Bethesda exec Pete Hines apologized to PS5 owners for Starfield's Xbox exclusivity
Todd Howard, on the contrary, is bending over backwards to paint it as the best deal ever for gamersBy Cal Jeffrey 51 comments
In brief: Starfield got a new teaser trailer during Bethesda's E3 press event. It was a cinematic affair without any actual gameplay footage, but the video was created using the game's alpha build. However, the real news was the confirmation that Starfield will be an Xbox exclusive and the conflicting feelings surrounding that deal.
Starfield's Xbox exclusivity is not much of a surprise. Since purchasing Zenimax for $7.5 billion last September, we knew Microsoft would grab anything that Bethesda had not already nailed down in an exclusivity deal, including Starfield and The Elder Scrolls VI. However, not all of Bethesda's heads feel the same about Starfield being exclusive to Xbox.
In a post E3 interview with GameSpot, Bethesda's Senior Vice President of Global Marketing and Communications Pete Hines apologized to PlayStation 5 owners for the studio's move away from its historically platform-agnostic development.
"I don't know how to allay the concerns of PlayStation 5 fans other than to say, well, I'm a PlayStation 5 player as well, and I've played games on that console, and there's [sic] games I'm gonna continue to play on it," Hines said. "All I can really say is, 'I apologize,' because I'm certain that that's frustrating to folks, but there's not a whole lot I can do about it."
When Bethesda announced Starfield and TESVI during E3 2018, Todd Howard did an excellent job of exciting PlayStation and Xbox fans alike without saying too much of substance. Everyone, including Howard and the rest of Bethesda, just assumed the games would launch on both platforms, but that was well before the Microsoft/Zenimax merger.
That said, Howard was unapologetic about Starfield's Xbox exclusivity. Earlier this week, Howard told The Telegraph that he felt making Starfield exclusive to Xbox (and by extension, PC) was in the game's best interest.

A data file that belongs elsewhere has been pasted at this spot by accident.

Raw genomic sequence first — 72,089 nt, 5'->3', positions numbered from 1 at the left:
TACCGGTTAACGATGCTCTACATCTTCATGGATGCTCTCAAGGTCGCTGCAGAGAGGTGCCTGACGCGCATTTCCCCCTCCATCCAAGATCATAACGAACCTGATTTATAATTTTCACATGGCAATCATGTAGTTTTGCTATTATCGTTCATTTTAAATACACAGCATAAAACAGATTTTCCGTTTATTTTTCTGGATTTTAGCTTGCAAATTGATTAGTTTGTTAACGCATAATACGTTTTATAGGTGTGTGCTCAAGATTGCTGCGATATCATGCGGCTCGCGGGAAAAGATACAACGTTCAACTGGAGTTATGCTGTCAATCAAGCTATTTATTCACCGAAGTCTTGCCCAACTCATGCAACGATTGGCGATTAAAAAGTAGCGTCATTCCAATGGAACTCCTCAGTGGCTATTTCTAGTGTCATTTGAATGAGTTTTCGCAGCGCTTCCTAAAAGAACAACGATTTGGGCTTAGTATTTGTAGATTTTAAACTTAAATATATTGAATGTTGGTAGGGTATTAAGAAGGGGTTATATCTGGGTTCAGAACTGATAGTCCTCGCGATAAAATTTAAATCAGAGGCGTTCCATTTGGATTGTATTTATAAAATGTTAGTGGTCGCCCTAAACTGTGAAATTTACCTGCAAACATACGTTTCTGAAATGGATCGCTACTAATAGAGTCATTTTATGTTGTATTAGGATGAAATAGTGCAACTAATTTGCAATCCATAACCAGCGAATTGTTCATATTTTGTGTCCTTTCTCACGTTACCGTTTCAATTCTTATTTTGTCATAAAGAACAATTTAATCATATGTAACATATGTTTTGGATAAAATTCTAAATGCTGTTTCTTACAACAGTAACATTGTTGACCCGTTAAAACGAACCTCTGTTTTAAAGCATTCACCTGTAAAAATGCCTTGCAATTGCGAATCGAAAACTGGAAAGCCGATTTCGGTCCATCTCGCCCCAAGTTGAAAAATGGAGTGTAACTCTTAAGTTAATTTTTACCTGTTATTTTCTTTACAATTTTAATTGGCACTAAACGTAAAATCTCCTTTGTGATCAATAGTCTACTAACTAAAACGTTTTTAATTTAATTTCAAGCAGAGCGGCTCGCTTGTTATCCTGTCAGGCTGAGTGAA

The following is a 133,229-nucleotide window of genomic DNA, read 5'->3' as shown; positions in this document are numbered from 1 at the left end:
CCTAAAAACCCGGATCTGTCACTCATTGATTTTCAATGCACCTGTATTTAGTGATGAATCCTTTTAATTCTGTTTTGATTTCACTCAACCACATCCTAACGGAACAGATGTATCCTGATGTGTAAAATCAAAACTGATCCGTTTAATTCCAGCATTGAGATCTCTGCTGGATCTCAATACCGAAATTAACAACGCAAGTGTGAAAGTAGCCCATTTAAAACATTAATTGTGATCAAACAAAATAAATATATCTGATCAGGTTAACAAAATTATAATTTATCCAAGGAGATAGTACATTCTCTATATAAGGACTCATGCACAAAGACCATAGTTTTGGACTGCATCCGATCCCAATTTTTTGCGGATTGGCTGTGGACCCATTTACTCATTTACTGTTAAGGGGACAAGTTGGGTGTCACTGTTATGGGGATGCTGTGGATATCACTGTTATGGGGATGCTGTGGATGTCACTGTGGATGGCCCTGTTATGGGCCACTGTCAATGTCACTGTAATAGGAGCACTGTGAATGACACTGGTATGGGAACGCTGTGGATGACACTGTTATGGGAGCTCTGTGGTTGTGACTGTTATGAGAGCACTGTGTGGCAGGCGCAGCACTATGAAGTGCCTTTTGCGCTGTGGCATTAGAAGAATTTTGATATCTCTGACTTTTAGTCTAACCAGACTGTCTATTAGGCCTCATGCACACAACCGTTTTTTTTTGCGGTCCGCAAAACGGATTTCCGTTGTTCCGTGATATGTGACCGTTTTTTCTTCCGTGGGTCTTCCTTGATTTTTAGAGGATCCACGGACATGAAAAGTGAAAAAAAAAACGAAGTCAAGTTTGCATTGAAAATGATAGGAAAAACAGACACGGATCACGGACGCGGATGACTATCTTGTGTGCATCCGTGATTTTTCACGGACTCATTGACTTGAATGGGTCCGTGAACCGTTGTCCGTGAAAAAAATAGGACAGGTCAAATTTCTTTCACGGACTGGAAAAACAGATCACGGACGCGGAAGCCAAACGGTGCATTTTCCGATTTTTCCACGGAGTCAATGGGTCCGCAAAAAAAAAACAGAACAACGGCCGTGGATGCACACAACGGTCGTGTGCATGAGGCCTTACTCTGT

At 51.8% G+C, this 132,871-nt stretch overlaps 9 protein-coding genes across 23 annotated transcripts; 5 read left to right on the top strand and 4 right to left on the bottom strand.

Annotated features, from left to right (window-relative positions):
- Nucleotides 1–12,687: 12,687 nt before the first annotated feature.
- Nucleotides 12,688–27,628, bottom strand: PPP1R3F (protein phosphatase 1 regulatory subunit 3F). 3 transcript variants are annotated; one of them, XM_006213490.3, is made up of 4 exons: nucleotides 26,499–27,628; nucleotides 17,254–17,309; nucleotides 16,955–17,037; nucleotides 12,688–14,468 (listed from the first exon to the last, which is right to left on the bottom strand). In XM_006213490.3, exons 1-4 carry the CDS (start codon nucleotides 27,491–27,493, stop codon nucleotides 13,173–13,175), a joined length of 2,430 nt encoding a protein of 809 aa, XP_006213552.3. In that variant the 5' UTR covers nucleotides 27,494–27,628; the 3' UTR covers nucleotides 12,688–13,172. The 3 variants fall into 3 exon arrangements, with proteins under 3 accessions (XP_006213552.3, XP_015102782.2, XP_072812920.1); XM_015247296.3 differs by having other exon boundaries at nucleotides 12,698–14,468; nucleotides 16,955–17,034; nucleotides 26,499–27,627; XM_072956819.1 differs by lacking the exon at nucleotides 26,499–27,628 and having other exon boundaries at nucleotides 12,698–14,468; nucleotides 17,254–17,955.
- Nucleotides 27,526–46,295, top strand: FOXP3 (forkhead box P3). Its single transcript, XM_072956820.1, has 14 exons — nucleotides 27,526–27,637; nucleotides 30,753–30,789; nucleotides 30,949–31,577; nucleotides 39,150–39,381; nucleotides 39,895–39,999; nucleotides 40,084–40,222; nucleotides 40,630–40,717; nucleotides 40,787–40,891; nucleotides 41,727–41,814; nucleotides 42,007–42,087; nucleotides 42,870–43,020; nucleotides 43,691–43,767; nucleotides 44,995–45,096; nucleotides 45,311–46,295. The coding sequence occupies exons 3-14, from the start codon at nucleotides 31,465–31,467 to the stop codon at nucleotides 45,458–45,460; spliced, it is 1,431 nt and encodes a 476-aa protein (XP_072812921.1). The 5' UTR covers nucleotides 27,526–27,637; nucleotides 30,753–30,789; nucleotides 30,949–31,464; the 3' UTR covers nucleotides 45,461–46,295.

"You don't ever want to leave people out, right?" Howard said but then went on to add that that is precisely what they are doing, and he's glad for it. "At the end of the day, your ability to focus and say, this is the game I want to make, these are the platforms I want to make it on, and being able to really lean [into] those is going to make for a better product."
He also goes on to paradoxically explain that excluding an entire demographic of Bethesda's former fanbase somehow gets its games into more players' hands.
"We're big believers in all of the avenues that Xbox and Microsoft are doing to get games to more people," Howard explained. "Whether that's the integration with the PC, which is huge for us, the cloud streaming and all those things. So I think it's about taking a long-term view."
He contends that because of "GamePass and other things," the ability of gamers to play Bethesda games does not decline but "goes up dramatically." Huh? By whose math?
Maybe that is true when only considering Xbox players, but certainly not in general. The studio was previously producing on all platforms, so the ability to get more games into more hands did not go up when Microsoft told Bethesda, "No more PlayStation development."
Was it the right move for Microsoft? Absolutely. Xbox has long suffered from a lack of console-selling exclusives. Xbox will benefit from Bethesda exclusivity tremendously. There are people who, when supply reaches normal levels, will purchase an Xbox Series X|S solely based on the fact that PlayStation is not getting Starfield or any other future Bethesda title.
Is it going to benefit Bethesda as an individual production house? Even early on in this current console war, PlayStation has a lead in console sales. When you consider the number of total units sold with past Bethesda games across all platforms, it's easy to see that its position is not as profitable from a pure numbers standpoint under the Microsoft umbrella. However, that's part of the deal, and as Hines said, "There's not a whole lot [Bethesda] can do about it."